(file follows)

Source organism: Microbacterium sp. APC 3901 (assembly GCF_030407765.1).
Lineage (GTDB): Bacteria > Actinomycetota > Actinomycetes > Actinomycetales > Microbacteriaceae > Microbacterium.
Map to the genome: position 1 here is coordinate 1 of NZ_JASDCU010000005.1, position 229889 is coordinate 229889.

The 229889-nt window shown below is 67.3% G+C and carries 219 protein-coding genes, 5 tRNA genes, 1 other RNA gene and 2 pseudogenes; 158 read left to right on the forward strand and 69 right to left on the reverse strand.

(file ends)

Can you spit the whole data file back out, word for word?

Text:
Source organism: Microbacterium sp. APC 3901 (assembly GCF_030407765.1).
Lineage (GTDB): Bacteria > Actinomycetota > Actinomycetes > Actinomycetales > Microbacteriaceae > Microbacterium.
Map to the genome: position 1 here is coordinate 1 of NZ_JASDCU010000005.1, position 229889 is coordinate 229889.

The 229889-nt window shown below is 67.3% G+C and carries 219 protein-coding genes, 5 tRNA genes, 1 other RNA gene and 2 pseudogenes; 158 read left to right on the forward strand and 69 right to left on the reverse strand.